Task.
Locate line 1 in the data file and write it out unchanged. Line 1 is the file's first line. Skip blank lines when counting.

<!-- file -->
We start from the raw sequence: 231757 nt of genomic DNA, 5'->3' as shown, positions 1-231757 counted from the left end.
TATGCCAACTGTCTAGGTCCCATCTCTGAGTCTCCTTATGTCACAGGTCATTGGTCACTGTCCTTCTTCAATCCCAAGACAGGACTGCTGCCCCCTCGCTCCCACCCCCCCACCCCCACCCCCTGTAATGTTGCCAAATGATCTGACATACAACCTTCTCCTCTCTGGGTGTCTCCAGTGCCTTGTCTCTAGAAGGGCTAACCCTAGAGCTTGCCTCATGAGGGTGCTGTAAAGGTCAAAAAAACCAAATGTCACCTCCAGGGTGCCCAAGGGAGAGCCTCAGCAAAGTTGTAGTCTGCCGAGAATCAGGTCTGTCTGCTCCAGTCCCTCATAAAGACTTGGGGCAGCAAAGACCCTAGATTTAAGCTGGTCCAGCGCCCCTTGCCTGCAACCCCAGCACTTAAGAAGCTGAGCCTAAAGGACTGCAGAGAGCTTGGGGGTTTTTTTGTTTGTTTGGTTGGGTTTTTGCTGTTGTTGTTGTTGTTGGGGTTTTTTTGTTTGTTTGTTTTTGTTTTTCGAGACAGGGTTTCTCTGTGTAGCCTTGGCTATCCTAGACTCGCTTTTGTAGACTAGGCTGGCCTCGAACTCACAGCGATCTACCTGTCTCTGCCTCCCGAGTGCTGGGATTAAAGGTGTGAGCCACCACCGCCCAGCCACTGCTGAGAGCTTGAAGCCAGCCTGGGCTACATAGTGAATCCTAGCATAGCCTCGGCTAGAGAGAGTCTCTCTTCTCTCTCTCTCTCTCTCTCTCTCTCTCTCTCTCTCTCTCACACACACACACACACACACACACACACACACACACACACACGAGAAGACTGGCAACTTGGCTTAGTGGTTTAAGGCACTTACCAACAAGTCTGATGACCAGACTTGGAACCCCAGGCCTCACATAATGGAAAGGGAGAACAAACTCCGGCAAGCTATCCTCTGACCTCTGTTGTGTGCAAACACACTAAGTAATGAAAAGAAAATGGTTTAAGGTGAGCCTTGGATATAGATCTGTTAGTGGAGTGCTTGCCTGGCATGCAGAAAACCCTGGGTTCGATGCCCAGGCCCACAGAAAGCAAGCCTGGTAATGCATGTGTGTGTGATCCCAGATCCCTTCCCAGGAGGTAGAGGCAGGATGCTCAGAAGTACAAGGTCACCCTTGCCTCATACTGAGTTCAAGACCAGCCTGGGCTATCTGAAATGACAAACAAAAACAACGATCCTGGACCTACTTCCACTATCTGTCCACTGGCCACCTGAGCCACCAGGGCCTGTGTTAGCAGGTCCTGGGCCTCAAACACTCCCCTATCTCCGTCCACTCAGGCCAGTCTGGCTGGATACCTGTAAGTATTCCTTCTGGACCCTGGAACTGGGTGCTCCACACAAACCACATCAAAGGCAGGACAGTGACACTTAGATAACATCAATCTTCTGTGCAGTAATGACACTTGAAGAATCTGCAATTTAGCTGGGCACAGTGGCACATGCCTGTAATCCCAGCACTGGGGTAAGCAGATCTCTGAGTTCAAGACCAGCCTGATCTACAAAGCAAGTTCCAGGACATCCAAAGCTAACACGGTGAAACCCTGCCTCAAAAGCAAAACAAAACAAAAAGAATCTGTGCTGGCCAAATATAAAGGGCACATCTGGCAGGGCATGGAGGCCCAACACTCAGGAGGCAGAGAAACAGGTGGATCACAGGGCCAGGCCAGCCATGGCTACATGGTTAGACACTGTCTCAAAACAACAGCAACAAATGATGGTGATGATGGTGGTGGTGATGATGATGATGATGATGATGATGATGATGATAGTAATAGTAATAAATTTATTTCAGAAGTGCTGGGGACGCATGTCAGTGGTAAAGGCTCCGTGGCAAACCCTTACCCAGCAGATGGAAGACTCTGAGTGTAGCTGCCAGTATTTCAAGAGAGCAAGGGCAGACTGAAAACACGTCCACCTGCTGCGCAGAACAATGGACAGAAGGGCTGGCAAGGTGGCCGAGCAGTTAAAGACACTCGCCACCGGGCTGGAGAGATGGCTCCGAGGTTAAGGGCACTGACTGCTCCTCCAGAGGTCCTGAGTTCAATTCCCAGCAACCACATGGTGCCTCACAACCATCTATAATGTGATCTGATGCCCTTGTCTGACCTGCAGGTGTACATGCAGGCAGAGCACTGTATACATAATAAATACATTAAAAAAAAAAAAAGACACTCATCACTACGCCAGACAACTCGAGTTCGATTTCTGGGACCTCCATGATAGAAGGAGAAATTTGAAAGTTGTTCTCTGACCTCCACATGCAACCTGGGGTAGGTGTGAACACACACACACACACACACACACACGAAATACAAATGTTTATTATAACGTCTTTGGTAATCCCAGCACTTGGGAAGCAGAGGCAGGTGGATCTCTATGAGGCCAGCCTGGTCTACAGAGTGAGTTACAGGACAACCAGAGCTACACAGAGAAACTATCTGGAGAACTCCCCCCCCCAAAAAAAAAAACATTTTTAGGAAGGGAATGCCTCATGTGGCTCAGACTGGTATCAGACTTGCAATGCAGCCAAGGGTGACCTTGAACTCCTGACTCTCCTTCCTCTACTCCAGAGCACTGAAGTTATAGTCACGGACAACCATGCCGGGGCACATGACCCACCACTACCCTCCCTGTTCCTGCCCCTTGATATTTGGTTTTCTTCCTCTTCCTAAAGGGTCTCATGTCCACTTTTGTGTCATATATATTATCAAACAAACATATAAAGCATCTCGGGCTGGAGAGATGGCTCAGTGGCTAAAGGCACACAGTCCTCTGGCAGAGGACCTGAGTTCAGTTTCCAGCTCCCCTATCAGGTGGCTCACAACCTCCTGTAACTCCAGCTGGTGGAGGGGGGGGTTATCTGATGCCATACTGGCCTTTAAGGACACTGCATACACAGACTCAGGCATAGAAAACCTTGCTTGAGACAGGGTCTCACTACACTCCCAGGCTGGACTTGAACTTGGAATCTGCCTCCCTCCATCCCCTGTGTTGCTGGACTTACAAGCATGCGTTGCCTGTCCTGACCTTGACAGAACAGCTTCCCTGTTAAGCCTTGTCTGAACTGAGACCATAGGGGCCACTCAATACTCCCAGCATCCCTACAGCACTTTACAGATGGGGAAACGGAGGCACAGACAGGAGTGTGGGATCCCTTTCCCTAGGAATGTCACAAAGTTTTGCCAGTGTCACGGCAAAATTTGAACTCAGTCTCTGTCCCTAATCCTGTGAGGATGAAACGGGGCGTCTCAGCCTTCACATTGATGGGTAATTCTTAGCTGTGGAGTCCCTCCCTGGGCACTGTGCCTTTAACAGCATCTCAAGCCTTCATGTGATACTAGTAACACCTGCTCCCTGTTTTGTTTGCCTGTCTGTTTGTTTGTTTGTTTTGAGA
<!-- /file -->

We start from the raw sequence: 231757 nt of genomic DNA, 5'->3' as shown, positions 1-231757 counted from the left end.